Penny wise and pound foolish is an old English way of saying that you can waste a lot of money when you scrimp when you should have splurged. We can all think of times when being cheap can cost you big. But there are also times when going the cheaper route is the wiser move, even if you can afford to spend more.
Some things are really obvious. You spring for the best medical care you can afford. No one happily accepts discount heart surgery. Crazy Eddy’s bargain basement liver transplants would be a really bad idea. Sticking with the medical theme, there is no reason to pay for branded Advil when a giant bottle of Ibuprofen will do just fine.
But there are a lot of things that fall into the grey area. How much should you pay for a smartphone, tablet, or computer? Will the cheap one serve you just as well as the expensive one? What about the generic cereal with the funny name and anthropomorphic animal on the box? Is it really as good as the expensive stuff? Here are a few rules that will help you decide between splurging and scrimping:
When Your Family’s Health and Safety Depend on It
It is wrong to take shortcuts through your family’s health and safety to save a few bucks. When in Vegas, it may be okay to gamble on the dice. But it is never okay to gamble on something as important as home pest control. Las Vegas pest control is not a game of chance, but a crucial health and safety matter. Bites can be fatal to those with spider and bee allergies. The terror caused by fear of rodents is no laughing matter either.
To do the job right, you need to know the difference between the various kinds of pests that are likely to be in or near your home. You will have to know what chemicals to use to get rid of them without harming your family and pets. You will also need to know where to find those chemicals and how to use them. In short, you need a professional. When it comes to such services, saving your family is always more important than saving a few pennies.
When There Is No Negative Effect
It’s time to go cheap is when there is no negative effect. Saving money on your kids’ sporting activities is a good example. Of course, you want them to have the best helmets and pads. But the $75 cleats will work just as well as the $150 pair. This is especially true since your kids will grow out of them before the season is over.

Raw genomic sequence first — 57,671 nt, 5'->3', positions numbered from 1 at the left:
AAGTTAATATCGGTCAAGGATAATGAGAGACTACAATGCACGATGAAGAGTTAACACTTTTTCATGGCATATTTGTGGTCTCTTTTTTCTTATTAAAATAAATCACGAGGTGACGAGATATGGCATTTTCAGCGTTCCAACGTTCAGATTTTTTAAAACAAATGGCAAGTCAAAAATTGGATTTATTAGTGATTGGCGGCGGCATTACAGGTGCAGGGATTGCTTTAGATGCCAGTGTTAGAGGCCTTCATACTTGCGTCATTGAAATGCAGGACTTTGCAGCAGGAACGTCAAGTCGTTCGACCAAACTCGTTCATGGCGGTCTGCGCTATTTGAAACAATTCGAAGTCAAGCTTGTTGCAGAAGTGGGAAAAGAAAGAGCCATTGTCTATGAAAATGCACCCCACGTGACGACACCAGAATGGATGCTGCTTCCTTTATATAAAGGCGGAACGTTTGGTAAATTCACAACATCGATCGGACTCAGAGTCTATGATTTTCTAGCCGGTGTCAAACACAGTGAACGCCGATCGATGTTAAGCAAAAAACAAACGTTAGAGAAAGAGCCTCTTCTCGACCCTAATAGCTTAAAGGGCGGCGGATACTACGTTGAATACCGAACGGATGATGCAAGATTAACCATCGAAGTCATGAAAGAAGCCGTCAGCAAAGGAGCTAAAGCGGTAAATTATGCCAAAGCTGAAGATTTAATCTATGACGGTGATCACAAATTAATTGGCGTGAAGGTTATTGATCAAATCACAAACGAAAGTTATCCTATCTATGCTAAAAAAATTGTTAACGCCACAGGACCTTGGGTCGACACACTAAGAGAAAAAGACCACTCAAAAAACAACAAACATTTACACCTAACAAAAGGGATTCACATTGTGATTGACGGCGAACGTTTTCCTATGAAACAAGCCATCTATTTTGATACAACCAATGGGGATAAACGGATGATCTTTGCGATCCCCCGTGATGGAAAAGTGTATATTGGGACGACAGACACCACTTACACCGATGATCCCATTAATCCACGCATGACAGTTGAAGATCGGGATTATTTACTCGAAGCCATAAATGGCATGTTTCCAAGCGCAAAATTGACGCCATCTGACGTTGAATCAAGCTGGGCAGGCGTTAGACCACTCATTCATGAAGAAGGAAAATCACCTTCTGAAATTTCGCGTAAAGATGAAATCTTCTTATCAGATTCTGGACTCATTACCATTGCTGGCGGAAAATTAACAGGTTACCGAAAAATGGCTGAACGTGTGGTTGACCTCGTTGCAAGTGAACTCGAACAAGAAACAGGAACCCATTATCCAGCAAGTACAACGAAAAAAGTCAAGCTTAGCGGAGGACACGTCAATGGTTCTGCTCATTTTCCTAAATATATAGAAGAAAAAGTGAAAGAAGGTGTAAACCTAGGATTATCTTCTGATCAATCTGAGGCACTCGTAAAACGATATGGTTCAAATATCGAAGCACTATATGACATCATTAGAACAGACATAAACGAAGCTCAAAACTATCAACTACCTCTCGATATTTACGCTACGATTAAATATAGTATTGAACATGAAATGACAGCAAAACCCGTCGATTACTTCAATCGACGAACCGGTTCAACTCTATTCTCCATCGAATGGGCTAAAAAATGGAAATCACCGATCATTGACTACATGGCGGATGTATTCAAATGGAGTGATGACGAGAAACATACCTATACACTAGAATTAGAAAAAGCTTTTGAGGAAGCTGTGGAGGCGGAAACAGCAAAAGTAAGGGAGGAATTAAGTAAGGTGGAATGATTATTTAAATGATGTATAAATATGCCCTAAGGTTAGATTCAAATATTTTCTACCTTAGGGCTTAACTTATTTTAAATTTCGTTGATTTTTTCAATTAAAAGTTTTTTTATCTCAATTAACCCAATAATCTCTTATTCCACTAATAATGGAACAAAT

Second-hand bats and other gear are indistinguishable from new after just one usage. And carpooling with other kids on the way to the same game can really help save on the gas.
When Your Job Depends on It
Carpenters pay more for hammers than weekend warriors. That is because their job depends on it. How much you spend on your next computer should depend on how much that computer contributes to your livelihood. For many people, downtime costs money. If you need a tool to be reliable under pressure, you need to spend as if your job depends on it, because it very likely does.
When No One Can Tell the Difference
If the logo on the back of your jeans is covered up by your coat or shirttail, no one is going to know if you paid $20 or $100 for those pants. Do yourself a favor and go with the cheaper pair. You can even bleach them and rip holes in them yourself. There is no benefit in paying someone else to do that for you.
If your friends can’t tell the difference between the expensive blood diamond and the synthetic, there is nothing wrong with saving the money, and possibly a few lives. If the cilantro chicken at Applebees tastes just as good to you as the dish at that 4-star restaurant, eat good in the neighborhood for less.
Spend more when your family’s health and safety depends on it, and when your income can be affected by it. Spend less when there is no downside, and when no one can tell the difference.